The right has an advantage in appealing to dislocated and atomized people: It doesn’t have to provide a compelling view of the future. All it needs is a romantic conception of the past, to which it can offer the false promise of return. When people are scared and full of despair, “let’s go back to the way things were” is a potent message, especially for those with memories of happier times.

Yes, what is that scary progressive future going to be about? Conservatives don’t want to think about it.

Science fiction, of course, has offered lots of potential ideas, among which the most culturally popular is the Star Trek universe.

The writer here keeps referring to that Joyce/Sharlet essay referred to in the first paragraph. And Goldberg concludes:

One common interpretation of the sort of ideological journeys Joyce and Sharlet wrote about for In These Times is “horseshoe theory,” the idea that at the extremes, left and right bend toward each other. But plenty of the people who’ve followed a rightward trajectory were never particularly radical; Wolf was a fairly standard Democrat, as was Elon Musk, now king of the edgelords.

As Klein argues, a better framework is “diagonalism,” coined by the scholars William Callison and Quinn Slobodian. Diagonalists, they write, tend to “contest conventional monikers of left and right (while generally arcing toward far-right beliefs),” be ambivalent or cynical about electoral politics, and “blend convictions about holism and even spirituality with a dogged discourse of individual liberties.” At the extreme, they write, “diagonal movements share a conviction that all power is conspiracy. Public power cannot be legitimate, many believe, because the process of choosing governments is itself controlled by the powerful and is de facto illegitimate.”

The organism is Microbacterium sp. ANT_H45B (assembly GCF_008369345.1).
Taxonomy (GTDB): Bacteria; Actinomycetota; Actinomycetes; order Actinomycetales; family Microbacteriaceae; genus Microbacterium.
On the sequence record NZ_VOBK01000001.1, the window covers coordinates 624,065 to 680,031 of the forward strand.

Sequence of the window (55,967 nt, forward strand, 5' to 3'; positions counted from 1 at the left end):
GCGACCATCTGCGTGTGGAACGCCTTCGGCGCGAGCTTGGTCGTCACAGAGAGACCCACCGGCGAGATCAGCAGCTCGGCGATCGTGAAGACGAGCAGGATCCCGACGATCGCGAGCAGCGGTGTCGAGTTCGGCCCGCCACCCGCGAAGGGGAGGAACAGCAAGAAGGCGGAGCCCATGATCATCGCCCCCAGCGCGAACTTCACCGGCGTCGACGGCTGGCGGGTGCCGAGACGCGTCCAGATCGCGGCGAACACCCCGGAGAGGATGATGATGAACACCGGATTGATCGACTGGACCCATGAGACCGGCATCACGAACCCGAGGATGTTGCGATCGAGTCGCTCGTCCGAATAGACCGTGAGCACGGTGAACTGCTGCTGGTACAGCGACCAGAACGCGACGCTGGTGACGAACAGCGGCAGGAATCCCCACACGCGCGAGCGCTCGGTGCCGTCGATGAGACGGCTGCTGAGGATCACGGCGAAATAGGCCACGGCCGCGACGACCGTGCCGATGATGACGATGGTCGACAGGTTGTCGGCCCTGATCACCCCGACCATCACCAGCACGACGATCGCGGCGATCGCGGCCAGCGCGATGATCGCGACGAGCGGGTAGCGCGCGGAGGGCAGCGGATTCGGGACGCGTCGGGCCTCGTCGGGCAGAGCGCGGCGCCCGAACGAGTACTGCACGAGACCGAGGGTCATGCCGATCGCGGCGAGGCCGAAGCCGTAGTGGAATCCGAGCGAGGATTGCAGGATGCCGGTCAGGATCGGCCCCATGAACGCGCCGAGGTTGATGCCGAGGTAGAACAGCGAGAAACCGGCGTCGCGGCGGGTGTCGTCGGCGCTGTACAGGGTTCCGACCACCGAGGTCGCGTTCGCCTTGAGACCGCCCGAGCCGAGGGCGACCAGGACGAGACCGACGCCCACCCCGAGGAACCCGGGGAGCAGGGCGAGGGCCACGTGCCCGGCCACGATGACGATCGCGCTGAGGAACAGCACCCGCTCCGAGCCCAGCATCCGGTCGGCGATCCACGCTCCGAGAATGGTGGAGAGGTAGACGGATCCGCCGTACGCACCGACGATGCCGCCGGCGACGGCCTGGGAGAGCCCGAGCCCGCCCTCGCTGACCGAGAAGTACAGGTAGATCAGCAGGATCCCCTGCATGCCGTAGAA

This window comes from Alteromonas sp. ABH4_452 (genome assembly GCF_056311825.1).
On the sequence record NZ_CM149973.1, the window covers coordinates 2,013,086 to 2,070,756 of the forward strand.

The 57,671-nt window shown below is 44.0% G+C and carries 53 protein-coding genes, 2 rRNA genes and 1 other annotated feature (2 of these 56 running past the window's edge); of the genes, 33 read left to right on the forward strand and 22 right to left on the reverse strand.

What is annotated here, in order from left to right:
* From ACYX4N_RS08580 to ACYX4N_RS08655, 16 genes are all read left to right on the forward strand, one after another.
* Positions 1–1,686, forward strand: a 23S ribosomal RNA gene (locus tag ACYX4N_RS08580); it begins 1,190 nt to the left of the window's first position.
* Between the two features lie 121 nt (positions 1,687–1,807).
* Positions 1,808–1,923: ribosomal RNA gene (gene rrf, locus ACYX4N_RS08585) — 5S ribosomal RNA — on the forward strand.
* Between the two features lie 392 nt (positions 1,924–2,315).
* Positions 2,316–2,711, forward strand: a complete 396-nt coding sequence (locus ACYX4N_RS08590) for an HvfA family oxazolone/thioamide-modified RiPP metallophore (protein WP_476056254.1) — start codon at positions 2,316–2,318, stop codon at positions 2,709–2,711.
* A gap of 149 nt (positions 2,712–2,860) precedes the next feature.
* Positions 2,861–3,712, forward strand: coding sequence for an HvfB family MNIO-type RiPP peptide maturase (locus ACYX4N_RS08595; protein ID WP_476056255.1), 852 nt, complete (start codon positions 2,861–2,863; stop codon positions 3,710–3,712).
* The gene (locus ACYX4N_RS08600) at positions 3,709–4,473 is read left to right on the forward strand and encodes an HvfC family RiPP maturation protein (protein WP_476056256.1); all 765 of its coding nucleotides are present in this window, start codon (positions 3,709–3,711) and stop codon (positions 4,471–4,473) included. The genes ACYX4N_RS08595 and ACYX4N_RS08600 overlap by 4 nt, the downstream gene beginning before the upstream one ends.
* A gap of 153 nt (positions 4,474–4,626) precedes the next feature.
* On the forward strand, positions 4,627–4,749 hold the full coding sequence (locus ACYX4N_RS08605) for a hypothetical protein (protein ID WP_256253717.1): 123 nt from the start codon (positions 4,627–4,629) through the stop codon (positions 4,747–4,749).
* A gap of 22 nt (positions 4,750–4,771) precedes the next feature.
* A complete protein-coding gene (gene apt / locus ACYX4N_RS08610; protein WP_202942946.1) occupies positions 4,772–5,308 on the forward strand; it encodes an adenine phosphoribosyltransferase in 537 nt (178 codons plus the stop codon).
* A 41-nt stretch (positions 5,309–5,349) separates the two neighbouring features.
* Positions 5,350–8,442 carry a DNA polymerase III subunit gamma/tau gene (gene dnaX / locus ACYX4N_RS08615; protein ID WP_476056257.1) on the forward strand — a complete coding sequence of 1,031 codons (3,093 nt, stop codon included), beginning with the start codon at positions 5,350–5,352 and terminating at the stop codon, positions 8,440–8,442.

Such conspiratorial politics have rarely if ever led to anything but catastrophe, but that doesn’t lessen their emotional pull. Both Sharlet and Joyce are longtime chroniclers of the right, its ambitions but also its divisions and contradictions. “But in this age of Trump, his presence and his shadow, we’ve witnessed more right-wing factions converging than splitting, putting aside differences and adopting new and ugly dreams,” they write. “They, of course, do not see the dreams as ugly, but beautiful.” To compete with them, the left needs beautiful dreams of its own.


Here are the more substantial links I’ll cover in more details later.

Sean Carroll: Explain it to me like I’m smart.


(Update 18dec: this link no longer works. Argh. This one does: Explain It Like I’m Smart)


Paul Bloom on psychology.



The obituary of Michael Bishop


Review of an astronomy book


Big Think:



OnlySky: why people ‘need’ religion



Ed Yong about long covid (which presumably conservatives don’t believe in either)


LA Times about cancel free culture. Note Piaget and Lukianoff.



NY Times: how trees are returning to the Great Plains, not necessarily a good thing.


And I have even more, but that’s enough for tonight.

This entry was posted in conservatives, Links, Politics, science fiction. Bookmark the permalink.

Leave a Reply

Your email address will not be published.